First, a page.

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Volume 5, Number 1—February 1999

A Midcourse Assessment of Hantavirus Pulmonary Syndrome

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Robert E. Shope
Author affiliation: University of Texas Medical Branch, Galveston, Texas, USA

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Our understanding of infectious diseases follows a natural course—the initial discovery of the cause, the exploration of the natural history and biology of the etiologic agent, and finally the cure or solution. The discovery of Sin Nombre virus (SNV), one of the viruses causing hantavirus pulmonary syndrome (HPS), is unparalleled in terms of the rapid progress of the scientific investigation leading to its description. A cluster of cases of fatal adult respiratory syndrome was recognized in the Four Corners region of the United States in May 1993, and within a few days serologic evidence confirmed hantavirus infection (1). The outbreak occurred in the wake of the Institute of Medicine's report Emerging Infections: Microbial Threats to Health in the United States, in which acute respiratory disease was first on the list of clinical syndromes requiring high-priority surveillance (2).

The scientific community has now entered the midcourse phase of HPS research, including the exploration of the natural history of the American hantaviruses. Seven articles in this issue describe studies of rodent reservoirs of Sin Nombre and related viruses. They illustrate the multidisciplinary nature of such studies, which require ecologic methods, in addition to the newer molecular biology techniques that have helped hantavirologists detect and characterize the viruses.

These and other studies have elucidated much about the natural host relationships of hantaviruses. Multiple hantavirus genotypes exist in virtually all parts of North and South America; each hantavirus genotype has a single rodent species as its principal reservoir. Evidence exists that the virus and rodent have evolved together. Each hantavirus variant is focal in distribution. Prevalence of antibody is high in some regions, and low or absent in others, even when the same species of rodent is found in both places. Rodents are not infected at birth; they acquire the virus from other rodents. Once infected, the animals develop antibody, but many, or maybe all, infected rodents remain infected. Because of rapid turnover of the rodent population (as older antibody-carrying animals die and nonimmune animals are born), antibody prevalence can vary greatly, from 0% to 50%, with prevalence often lower than 20%.

The studies also have raised new questions. Why and by what route are animals infected? The articles in this issue suggest that contamination of wounds when animals fight may be an important route of infection, while allowing for the possibility of secondary mechanisms, such as venereal transmission or close association during communal nesting. Although textbooks state that people become infected by inhaling aerosols created by the rodents, we need better information. If the animals create infectious aerosols, why are only a small proportion of susceptible animals infected, even in enclosed colonies of the rodents (3)? Why is human infection so rare, even among forest workers and mammalogists (4)? Are some animals supersecretors of virus? Are individual virus-carrying rodents infectious for life or only periodically? If periodically, what makes them shed and stop shedding virus?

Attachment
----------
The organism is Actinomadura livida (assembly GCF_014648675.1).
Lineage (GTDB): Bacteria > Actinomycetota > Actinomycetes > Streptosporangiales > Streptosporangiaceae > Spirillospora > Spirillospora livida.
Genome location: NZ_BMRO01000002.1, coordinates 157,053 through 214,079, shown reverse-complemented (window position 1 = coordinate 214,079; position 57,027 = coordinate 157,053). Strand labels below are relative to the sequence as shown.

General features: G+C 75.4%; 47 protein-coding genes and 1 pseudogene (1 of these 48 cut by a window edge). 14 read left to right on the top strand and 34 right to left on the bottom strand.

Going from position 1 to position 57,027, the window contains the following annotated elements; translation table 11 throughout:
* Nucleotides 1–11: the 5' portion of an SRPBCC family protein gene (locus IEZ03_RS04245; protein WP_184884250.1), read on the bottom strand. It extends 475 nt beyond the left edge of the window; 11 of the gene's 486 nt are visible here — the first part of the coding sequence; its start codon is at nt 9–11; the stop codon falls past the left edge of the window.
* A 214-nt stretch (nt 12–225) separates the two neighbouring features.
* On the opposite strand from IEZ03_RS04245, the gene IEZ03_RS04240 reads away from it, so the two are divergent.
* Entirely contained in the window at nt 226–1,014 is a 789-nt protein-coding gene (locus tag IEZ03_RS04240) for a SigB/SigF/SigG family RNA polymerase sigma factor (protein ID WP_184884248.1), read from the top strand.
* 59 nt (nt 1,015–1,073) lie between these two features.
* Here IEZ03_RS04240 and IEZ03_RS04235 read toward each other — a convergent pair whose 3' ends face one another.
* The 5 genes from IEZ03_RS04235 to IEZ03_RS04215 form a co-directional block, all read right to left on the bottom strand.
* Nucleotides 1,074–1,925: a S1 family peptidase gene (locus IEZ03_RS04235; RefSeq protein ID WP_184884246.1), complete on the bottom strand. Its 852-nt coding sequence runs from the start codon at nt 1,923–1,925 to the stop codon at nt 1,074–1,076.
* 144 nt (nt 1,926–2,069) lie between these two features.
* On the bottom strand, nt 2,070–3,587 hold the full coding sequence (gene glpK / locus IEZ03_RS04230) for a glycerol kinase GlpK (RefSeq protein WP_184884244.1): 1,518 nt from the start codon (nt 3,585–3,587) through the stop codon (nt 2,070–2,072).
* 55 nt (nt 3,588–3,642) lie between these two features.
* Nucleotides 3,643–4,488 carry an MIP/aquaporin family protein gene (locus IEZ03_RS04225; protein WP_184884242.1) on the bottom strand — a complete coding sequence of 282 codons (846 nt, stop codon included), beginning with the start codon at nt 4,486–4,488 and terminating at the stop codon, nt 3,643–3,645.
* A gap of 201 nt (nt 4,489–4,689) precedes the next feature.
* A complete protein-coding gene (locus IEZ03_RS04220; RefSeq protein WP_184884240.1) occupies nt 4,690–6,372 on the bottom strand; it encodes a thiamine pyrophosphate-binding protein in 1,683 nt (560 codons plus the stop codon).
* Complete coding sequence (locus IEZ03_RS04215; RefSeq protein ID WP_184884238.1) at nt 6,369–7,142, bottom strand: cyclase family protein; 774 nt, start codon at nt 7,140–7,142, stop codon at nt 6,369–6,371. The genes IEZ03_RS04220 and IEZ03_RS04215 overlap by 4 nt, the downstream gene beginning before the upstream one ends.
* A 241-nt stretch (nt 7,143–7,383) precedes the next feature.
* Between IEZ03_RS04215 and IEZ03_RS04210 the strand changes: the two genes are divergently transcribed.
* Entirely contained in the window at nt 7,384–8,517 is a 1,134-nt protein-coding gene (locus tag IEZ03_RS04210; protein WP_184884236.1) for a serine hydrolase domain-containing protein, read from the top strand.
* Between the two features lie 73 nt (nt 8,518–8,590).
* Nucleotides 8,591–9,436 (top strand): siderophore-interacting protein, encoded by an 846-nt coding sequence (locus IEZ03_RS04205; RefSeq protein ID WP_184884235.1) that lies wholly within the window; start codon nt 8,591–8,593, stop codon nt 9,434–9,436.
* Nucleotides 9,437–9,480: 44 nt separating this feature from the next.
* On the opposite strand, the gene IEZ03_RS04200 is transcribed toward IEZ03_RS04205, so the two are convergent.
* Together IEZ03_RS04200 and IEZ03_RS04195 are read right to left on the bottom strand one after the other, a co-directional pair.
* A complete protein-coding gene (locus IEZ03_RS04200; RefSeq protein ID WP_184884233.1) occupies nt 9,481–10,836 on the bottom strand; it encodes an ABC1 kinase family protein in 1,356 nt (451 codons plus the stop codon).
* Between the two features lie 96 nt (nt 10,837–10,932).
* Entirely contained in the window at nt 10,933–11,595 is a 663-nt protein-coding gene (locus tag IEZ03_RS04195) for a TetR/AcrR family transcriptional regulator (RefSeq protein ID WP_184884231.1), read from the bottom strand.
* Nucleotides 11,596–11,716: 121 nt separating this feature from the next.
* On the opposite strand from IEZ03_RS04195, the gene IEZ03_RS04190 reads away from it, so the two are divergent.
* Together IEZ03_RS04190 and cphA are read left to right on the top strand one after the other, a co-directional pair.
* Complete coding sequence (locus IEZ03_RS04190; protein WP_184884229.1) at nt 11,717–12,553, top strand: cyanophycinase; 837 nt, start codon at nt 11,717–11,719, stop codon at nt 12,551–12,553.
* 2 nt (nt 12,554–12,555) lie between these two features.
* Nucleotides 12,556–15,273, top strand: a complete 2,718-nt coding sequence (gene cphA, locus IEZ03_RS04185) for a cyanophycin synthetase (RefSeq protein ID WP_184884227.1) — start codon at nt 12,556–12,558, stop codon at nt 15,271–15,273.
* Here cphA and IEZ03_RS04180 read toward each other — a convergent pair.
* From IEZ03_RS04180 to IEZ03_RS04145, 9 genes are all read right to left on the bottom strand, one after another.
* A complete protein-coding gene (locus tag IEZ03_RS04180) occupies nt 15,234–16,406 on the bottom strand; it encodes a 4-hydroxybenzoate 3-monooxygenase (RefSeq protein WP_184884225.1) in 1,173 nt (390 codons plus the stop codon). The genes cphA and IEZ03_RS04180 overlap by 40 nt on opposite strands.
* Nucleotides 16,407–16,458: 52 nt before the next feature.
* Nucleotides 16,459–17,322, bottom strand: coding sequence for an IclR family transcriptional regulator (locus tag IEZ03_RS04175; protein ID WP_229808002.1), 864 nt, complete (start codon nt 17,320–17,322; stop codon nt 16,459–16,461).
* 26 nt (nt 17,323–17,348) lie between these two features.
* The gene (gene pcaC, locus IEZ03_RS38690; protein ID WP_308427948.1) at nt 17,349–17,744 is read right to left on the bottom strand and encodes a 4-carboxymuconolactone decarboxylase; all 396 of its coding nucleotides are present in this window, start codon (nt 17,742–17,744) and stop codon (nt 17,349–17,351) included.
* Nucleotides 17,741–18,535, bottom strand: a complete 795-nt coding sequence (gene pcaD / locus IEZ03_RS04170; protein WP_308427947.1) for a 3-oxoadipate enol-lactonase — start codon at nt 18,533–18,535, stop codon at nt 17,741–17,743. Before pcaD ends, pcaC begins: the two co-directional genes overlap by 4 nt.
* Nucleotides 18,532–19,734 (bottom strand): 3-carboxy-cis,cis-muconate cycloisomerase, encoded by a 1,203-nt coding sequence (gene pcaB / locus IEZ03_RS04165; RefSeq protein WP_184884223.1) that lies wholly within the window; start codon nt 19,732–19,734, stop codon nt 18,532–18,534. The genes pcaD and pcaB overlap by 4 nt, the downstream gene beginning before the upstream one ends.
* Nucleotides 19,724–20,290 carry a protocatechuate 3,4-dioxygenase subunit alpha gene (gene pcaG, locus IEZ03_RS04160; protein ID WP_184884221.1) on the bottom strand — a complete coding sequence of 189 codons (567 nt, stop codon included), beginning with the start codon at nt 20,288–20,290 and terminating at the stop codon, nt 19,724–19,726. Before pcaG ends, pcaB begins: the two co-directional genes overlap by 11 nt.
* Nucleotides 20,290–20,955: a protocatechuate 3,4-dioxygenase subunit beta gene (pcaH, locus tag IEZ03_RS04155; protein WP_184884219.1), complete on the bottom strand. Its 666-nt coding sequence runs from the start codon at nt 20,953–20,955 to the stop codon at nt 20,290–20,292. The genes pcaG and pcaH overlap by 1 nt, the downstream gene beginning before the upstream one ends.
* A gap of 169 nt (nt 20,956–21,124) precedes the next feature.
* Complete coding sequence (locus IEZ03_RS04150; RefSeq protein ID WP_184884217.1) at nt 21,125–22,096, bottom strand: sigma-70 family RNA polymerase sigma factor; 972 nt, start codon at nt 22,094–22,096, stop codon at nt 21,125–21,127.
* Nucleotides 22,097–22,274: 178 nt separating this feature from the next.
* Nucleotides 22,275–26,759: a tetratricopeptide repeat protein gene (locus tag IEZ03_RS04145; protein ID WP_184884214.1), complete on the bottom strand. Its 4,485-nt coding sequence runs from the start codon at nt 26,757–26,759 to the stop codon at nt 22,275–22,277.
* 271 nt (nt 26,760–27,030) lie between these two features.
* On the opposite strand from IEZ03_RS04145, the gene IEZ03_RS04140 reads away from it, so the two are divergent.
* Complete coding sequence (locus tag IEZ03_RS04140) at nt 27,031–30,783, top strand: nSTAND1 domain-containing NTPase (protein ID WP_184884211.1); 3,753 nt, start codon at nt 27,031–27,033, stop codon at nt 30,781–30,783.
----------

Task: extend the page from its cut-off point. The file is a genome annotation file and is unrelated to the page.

Classic pathogenesis studies are required to answer these questions. Two technologic advances—reverse transcription-polymerase chain reaction (RT-PCR) and enzyme-linked immunosorbent assay (ELISA)—have revolutionized science but at the same time lured us away from other time-tested methods. Before the RT-PCR technique was developed, virologists measured infectious virus by isolating it in cell cultures or laboratory animals. Although we need information about the infectivity of rodent blood, urine, throat secretions, feces, and organs, few investigators attempt to isolate infectious hantaviruses. The reasons are obvious. Virus isolation is tedious, technically difficult, and (without biosafety level three or four facilities) dangerous. Because detecting nucleic acid by RT-PCR is safe and easily accomplished, most investigators are satisfied with that method. Safe isolation of hantaviruses in the Americas will require additional investment in physical biocontainment facilities for university and government laboratories.